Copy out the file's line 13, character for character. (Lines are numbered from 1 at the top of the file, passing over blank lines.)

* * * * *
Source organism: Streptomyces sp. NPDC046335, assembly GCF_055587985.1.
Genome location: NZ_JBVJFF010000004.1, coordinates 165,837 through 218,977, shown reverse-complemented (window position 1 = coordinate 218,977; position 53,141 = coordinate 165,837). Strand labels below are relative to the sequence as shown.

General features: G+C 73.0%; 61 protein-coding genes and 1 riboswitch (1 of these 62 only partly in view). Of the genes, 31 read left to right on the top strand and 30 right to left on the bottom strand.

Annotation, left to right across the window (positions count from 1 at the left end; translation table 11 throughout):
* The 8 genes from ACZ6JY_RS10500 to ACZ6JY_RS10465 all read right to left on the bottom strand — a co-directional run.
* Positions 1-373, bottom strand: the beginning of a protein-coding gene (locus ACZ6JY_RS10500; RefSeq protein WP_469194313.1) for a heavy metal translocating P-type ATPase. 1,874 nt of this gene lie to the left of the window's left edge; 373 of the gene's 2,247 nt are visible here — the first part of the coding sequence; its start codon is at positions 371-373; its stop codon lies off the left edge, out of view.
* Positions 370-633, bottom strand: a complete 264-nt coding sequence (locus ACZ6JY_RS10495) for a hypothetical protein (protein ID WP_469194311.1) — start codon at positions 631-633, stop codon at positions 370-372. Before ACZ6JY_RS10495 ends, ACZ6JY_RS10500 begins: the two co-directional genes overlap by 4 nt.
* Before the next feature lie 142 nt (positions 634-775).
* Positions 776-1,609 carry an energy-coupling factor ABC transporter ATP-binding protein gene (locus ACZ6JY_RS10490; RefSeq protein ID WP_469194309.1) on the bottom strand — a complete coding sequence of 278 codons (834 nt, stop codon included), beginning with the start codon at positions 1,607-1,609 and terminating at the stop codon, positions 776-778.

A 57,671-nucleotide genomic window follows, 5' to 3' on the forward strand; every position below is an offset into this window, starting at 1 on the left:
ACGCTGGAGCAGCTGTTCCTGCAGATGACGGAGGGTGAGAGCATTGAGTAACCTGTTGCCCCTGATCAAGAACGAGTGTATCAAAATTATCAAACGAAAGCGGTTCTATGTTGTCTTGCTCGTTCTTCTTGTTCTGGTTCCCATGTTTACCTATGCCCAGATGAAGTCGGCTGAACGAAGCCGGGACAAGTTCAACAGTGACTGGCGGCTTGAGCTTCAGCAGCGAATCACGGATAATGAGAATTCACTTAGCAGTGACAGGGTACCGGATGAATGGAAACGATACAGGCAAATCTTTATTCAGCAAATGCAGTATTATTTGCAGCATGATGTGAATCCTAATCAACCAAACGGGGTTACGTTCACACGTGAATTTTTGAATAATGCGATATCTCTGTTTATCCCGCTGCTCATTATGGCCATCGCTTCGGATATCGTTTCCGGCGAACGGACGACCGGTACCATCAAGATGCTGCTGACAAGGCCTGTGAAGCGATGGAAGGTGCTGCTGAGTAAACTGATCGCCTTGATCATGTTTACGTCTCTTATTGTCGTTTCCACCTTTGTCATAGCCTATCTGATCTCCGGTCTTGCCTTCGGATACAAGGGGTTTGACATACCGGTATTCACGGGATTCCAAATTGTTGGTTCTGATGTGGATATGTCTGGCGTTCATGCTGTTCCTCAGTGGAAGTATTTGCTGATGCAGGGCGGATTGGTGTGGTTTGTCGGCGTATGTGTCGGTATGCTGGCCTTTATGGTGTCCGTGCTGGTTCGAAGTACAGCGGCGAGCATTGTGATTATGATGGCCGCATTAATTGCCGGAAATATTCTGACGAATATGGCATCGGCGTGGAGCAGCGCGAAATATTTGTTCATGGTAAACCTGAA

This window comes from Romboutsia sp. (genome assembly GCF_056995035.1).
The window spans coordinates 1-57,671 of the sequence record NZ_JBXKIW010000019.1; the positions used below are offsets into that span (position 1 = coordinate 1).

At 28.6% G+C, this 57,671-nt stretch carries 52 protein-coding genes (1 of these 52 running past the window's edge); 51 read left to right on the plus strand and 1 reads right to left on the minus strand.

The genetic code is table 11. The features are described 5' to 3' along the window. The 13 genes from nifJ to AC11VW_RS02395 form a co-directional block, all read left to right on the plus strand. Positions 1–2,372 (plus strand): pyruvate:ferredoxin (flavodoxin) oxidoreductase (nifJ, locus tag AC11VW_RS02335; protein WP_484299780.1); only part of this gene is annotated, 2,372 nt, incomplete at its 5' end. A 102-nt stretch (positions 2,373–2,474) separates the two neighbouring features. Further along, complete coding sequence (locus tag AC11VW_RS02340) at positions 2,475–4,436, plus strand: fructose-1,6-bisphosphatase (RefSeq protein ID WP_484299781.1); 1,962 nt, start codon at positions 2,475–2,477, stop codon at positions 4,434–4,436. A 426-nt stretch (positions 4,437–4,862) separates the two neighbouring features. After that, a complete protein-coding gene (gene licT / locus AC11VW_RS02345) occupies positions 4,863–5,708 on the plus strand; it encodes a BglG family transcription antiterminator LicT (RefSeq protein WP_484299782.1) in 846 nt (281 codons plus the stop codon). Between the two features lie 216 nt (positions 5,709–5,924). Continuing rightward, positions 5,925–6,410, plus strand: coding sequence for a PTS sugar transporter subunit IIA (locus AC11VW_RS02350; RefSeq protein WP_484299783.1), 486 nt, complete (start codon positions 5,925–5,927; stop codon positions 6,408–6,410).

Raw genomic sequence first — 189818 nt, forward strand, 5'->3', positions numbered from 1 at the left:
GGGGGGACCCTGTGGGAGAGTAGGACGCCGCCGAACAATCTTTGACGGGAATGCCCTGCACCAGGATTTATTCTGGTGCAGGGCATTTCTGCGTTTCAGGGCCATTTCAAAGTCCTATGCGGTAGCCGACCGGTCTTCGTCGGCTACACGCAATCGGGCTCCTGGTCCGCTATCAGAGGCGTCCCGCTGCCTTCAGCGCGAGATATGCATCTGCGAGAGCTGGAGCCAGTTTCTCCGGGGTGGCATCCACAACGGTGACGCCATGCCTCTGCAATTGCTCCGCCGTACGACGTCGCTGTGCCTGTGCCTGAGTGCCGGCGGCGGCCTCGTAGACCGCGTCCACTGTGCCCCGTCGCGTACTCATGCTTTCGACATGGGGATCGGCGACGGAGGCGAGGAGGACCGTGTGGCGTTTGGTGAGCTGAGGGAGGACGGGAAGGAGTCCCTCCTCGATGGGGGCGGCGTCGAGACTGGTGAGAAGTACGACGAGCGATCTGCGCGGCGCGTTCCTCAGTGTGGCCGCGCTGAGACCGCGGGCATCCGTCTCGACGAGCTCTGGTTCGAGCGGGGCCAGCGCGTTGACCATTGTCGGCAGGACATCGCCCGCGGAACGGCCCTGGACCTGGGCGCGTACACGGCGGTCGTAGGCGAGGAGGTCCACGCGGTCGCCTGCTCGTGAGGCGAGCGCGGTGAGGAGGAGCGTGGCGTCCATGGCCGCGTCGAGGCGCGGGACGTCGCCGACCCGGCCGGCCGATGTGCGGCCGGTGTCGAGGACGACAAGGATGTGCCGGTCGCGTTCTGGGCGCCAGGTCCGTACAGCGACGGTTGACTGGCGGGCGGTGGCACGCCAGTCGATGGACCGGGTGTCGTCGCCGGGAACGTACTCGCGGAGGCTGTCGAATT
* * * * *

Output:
The window spans coordinates 1-57,671 of the sequence record NZ_JBXKIW010000019.1; the positions used below are offsets into that span (position 1 = coordinate 1).